Sandra Simmons had been living with excess fluid in her legs for years. The swelling caused issues with mobility – she had difficulty navigating the four steps to leave home or even putting on socks and shoes. It also led to frequent hospitalizations where she was given diuretics intravenously to reduce the swelling. It wasn’t until last year that she officially received the diagnosis of lymphedema. Sandra was recently referred to the newly created Lymphedema Clinic at Swedish Covenant Hospital to receive the care she needs to reduce the excess fluids and improve her quality of life.
According to the National Lymphedema Network, lymphedema is an abnormal collection of high-protein fluid just beneath the skin. This swelling, or edema, occurs most commonly in the arm or leg, but it also may occur in other parts of the body. The swelling associated with the condition affects the patient’s quality of life, making it difficult or impossible to drive, walk or even find properly fitting clothes.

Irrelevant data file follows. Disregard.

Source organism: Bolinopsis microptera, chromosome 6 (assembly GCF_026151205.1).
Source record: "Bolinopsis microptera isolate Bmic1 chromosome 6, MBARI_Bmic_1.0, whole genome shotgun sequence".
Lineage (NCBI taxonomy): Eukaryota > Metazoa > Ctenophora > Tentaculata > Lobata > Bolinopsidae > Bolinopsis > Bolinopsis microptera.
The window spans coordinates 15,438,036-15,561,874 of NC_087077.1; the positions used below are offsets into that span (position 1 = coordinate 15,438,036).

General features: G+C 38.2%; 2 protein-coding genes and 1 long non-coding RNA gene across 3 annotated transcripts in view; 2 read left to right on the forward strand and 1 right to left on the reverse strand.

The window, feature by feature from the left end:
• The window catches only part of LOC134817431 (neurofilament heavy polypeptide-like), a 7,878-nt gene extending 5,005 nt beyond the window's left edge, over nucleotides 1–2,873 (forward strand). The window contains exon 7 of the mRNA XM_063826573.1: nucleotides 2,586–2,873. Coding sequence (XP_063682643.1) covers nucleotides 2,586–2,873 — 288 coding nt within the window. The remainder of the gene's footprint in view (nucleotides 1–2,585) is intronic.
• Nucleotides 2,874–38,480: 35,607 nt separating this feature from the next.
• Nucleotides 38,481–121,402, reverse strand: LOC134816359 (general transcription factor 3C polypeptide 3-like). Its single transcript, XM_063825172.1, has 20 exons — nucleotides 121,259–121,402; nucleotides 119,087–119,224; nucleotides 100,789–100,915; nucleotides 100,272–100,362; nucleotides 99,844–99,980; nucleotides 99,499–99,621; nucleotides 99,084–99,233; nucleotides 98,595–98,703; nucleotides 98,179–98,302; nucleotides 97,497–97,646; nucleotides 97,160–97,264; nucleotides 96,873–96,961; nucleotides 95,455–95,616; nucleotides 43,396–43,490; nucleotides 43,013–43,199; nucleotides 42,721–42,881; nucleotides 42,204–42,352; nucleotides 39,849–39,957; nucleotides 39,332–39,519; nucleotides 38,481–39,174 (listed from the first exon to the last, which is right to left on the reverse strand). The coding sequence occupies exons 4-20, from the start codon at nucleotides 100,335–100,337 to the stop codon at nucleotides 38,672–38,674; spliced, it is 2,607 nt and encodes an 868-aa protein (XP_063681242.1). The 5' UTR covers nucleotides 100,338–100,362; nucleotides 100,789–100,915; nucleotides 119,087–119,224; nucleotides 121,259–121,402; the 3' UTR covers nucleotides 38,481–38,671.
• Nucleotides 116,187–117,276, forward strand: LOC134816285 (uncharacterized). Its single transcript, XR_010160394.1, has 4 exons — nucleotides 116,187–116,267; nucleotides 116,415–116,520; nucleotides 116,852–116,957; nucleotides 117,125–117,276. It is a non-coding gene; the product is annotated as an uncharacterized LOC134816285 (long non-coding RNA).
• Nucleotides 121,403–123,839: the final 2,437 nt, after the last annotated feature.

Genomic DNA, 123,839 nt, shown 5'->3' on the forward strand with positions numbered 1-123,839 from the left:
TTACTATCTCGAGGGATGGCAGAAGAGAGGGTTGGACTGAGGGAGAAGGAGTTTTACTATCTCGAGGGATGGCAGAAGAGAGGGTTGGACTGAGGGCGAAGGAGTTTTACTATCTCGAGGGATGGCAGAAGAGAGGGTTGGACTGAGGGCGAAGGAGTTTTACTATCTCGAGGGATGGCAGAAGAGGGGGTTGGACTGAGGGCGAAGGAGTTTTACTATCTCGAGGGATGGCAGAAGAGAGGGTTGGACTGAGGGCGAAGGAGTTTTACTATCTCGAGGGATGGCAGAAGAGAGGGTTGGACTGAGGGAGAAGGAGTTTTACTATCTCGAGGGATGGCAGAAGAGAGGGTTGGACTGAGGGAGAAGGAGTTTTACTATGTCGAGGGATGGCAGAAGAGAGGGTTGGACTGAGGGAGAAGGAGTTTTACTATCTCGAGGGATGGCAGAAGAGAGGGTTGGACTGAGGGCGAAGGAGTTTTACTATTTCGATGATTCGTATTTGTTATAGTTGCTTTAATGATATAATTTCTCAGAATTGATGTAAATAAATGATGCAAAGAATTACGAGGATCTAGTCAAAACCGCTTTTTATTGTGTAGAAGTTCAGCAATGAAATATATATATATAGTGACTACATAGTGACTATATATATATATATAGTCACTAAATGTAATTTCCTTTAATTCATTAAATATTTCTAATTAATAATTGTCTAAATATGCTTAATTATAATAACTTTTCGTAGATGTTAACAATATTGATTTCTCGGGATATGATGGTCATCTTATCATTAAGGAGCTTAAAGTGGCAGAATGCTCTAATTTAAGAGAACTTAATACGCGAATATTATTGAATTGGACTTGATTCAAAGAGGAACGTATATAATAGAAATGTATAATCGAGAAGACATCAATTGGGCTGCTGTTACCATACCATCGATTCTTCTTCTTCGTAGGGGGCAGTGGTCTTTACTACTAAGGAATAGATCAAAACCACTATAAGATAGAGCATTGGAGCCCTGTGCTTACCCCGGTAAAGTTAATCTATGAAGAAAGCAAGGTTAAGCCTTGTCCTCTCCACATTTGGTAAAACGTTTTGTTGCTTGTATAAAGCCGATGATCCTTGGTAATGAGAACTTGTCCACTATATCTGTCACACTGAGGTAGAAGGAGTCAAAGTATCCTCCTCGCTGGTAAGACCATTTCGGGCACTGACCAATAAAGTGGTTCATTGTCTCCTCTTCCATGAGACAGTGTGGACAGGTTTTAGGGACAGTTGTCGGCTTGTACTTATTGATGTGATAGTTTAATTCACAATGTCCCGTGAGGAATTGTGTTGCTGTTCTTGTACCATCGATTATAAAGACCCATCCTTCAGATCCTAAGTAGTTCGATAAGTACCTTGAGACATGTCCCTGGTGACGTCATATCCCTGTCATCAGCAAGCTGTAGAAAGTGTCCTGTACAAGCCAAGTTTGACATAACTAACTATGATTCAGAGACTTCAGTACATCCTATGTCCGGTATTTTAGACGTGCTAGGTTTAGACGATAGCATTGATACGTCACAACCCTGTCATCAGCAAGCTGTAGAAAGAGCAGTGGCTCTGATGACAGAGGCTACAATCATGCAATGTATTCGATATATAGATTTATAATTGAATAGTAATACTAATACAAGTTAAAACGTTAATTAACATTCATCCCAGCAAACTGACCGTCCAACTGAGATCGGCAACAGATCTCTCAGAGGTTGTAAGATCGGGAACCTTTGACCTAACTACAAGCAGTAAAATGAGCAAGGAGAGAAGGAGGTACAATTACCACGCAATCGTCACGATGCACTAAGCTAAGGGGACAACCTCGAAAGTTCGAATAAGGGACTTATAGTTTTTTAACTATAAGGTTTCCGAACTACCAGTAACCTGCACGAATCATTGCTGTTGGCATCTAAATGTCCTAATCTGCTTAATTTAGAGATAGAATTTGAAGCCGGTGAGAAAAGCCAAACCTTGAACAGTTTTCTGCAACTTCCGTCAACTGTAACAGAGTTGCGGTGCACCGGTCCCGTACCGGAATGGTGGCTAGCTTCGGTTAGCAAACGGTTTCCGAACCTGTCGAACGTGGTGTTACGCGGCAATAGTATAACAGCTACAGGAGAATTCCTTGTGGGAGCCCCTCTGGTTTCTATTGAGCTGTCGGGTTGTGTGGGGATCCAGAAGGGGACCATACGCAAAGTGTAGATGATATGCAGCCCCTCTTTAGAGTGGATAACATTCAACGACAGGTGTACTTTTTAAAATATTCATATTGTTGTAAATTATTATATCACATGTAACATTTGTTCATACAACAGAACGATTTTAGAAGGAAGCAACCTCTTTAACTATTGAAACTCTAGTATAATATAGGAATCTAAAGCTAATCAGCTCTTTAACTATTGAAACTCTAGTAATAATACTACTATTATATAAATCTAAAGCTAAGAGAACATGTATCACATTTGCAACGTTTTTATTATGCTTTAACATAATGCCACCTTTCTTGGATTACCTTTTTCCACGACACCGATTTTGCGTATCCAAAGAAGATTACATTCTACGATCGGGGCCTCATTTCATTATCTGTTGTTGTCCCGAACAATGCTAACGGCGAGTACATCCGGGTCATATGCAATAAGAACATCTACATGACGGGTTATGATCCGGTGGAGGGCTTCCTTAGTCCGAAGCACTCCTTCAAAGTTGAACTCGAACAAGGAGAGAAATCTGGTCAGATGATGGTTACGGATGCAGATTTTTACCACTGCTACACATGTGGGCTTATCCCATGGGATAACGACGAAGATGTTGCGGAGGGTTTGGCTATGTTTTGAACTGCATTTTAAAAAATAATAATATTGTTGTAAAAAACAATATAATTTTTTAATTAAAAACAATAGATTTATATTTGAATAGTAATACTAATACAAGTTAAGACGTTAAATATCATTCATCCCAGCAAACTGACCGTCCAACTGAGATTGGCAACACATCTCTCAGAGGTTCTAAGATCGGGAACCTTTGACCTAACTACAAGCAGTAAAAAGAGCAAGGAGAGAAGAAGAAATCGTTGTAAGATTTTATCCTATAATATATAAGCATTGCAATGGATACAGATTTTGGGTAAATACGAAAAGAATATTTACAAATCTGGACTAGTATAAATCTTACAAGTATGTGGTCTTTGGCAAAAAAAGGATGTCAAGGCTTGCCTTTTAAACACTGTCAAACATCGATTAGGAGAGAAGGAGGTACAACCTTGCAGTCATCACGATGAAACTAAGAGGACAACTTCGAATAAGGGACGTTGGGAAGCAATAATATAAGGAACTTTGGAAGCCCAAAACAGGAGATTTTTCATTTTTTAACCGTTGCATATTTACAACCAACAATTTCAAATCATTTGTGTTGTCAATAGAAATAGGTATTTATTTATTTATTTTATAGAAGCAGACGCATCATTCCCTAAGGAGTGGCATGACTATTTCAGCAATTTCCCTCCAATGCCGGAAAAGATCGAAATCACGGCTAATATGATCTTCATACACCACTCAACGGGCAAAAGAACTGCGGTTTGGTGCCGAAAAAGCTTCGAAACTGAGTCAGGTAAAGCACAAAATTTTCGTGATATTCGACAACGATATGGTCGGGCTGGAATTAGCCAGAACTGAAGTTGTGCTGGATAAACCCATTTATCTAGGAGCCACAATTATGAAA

The Lymphedema Clinic at Swedish Covenant Hospital began serving patients like Sandra in July 2017. In the two months since the program started, the clinic has treated 11 patients. Patients are seen two to four times per week. According to Juanita Robinson, staff nurse and Certified Lymphedema Therapist, while there is no cure for lymphedema, treatment can better manage the condition and help patients lead more productive lives.
“What I like is that patients have renewed hope,” Juanita said. “Patients say that they’ve never felt so good.”
The clinic is unique in that it fills a gap in service for patients with lymphedema. Prior to the opening of the specialized clinic, many patients would not have been able to receive treatment because insurance companies often refuse coverage if the patient does not have a lymphedema-related wound.
The clinic is made possible through the generosity of donations to Swedish Covenant Hospital. Funds supported training for the lymphedema therapist, Juanita, and patient treatment including manual lymphatic drainage, garments and pumps for patients, when needed.
In just two months, Juanita and Christina Wagener, Wound Care Center manager, have observed significant improvements in patients. Since the program has started, they have seen a patient’s calf circumference go down as much as 12 cm. It typically takes one month of treatment for improvements to be seen with the combination of massage, compression garments and a pump.
“Before and after each appointment, the nurse measures my legs and I’m always surprised at how much of a difference there is from the beginning of the program,” Sandra said.